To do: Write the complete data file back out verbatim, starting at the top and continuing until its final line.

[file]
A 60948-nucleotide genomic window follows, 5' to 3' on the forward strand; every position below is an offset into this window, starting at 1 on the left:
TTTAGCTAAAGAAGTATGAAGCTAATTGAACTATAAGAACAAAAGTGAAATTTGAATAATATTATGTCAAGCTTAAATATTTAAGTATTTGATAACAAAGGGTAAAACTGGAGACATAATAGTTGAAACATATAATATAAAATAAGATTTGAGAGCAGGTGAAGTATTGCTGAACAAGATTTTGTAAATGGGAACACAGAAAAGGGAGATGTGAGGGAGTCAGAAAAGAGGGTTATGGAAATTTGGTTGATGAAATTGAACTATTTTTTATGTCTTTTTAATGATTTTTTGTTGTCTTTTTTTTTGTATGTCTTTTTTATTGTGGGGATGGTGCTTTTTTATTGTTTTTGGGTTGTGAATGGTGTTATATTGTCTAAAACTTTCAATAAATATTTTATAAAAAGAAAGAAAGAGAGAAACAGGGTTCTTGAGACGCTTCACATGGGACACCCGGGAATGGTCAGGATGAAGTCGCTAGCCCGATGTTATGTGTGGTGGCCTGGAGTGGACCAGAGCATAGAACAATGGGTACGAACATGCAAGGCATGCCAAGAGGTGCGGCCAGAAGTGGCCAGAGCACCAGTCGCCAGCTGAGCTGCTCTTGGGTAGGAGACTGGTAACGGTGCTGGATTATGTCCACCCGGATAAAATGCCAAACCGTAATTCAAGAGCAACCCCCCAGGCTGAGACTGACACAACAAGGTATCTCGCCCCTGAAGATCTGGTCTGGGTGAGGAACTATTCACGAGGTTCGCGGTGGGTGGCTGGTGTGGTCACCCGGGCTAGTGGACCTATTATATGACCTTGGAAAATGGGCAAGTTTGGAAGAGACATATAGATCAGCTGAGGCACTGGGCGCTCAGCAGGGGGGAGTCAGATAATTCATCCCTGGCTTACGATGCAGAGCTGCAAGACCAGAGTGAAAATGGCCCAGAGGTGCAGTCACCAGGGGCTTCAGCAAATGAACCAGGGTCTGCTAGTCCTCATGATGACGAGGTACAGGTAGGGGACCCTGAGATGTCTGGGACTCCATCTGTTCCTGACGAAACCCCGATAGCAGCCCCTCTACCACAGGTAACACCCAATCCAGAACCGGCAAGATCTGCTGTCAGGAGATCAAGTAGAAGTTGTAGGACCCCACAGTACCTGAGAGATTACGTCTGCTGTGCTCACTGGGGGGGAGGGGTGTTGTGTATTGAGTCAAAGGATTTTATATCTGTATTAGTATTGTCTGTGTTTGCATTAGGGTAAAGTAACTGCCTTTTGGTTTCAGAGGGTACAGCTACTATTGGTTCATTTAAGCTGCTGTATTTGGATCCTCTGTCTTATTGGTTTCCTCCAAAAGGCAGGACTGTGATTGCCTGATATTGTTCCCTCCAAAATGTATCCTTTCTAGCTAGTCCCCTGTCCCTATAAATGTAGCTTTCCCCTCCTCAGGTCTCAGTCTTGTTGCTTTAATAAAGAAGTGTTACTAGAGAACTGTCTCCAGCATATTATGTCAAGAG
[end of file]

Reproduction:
A 60948-nucleotide genomic window follows, 5' to 3' on the forward strand; every position below is an offset into this window, starting at 1 on the left:
TTTAGCTAAAGAAGTATGAAGCTAATTGAACTATAAGAACAAAAGTGAAATTTGAATAATATTATGTCAAGCTTAAATATTTAAGTATTTGATAACAAAGGGTAAAACTGGAGACATAATAGTTGAAACATATAATATAAAATAAGATTTGAGAGCAGGTGAAGTATTGCTGAACAAGATTTTGTAAATGGGAACACAGAAAAGGGAGATGTGAGGGAGTCAGAAAAGAGGGTTATGGAAATTTGGTTGATGAAATTGAACTATTTTTTATGTCTTTTTAATGATTTTTTGTTGTCTTTTTTTTTGTATGTCTTTTTTATTGTGGGGATGGTGCTTTTTTATTGTTTTTGGGTTGTGAATGGTGTTATATTGTCTAAAACTTTCAATAAATATTTTATAAAAAGAAAGAAAGAGAGAAACAGGGTTCTTGAGACGCTTCACATGGGACACCCGGGAATGGTCAGGATGAAGTCGCTAGCCCGATGTTATGTGTGGTGGCCTGGAGTGGACCAGAGCATAGAACAATGGGTACGAACATGCAAGGCATGCCAAGAGGTGCGGCCAGAAGTGGCCAGAGCACCAGTCGCCAGCTGAGCTGCTCTTGGGTAGGAGACTGGTAACGGTGCTGGATTATGTCCACCCGGATAAAATGCCAAACCGTAATTCAAGAGCAACCCCCCAGGCTGAGACTGACACAACAAGGTATCTCGCCCCTGAAGATCTGGTCTGGGTGAGGAACTATTCACGAGGTTCGCGGTGGGTGGCTGGTGTGGTCACCCGGGCTAGTGGACCTATTATATGACCTTGGAAAATGGGCAAGTTTGGAAGAGACATATAGATCAGCTGAGGCACTGGGCGCTCAGCAGGGGGGAGTCAGATAATTCATCCCTGGCTTACGATGCAGAGCTGCAAGACCAGAGTGAAAATGGCCCAGAGGTGCAGTCACCAGGGGCTTCAGCAAATGAACCAGGGTCTGCTAGTCCTCATGATGACGAGGTACAGGTAGGGGACCCTGAGATGTCTGGGACTCCATCTGTTCCTGACGAAACCCCGATAGCAGCCCCTCTACCACAGGTAACACCCAATCCAGAACCGGCAAGATCTGCTGTCAGGAGATCAAGTAGAAGTTGTAGGACCCCACAGTACCTGAGAGATTACGTCTGCTGTGCTCACTGGGGGGGAGGGGTGTTGTGTATTGAGTCAAAGGATTTTATATCTGTATTAGTATTGTCTGTGTTTGCATTAGGGTAAAGTAACTGCCTTTTGGTTTCAGAGGGTACAGCTACTATTGGTTCATTTAAGCTGCTGTATTTGGATCCTCTGTCTTATTGGTTTCCTCCAAAAGGCAGGACTGTGATTGCCTGATATTGTTCCCTCCAAAATGTATCCTTTCTAGCTAGTCCCCTGTCCCTATAAATGTAGCTTTCCCCTCCTCAGGTCTCAGTCTTGTTGCTTTAATAAAGAAGTGTTACTAGAGAACTGTCTCCAGCATATTATGTCAAGAG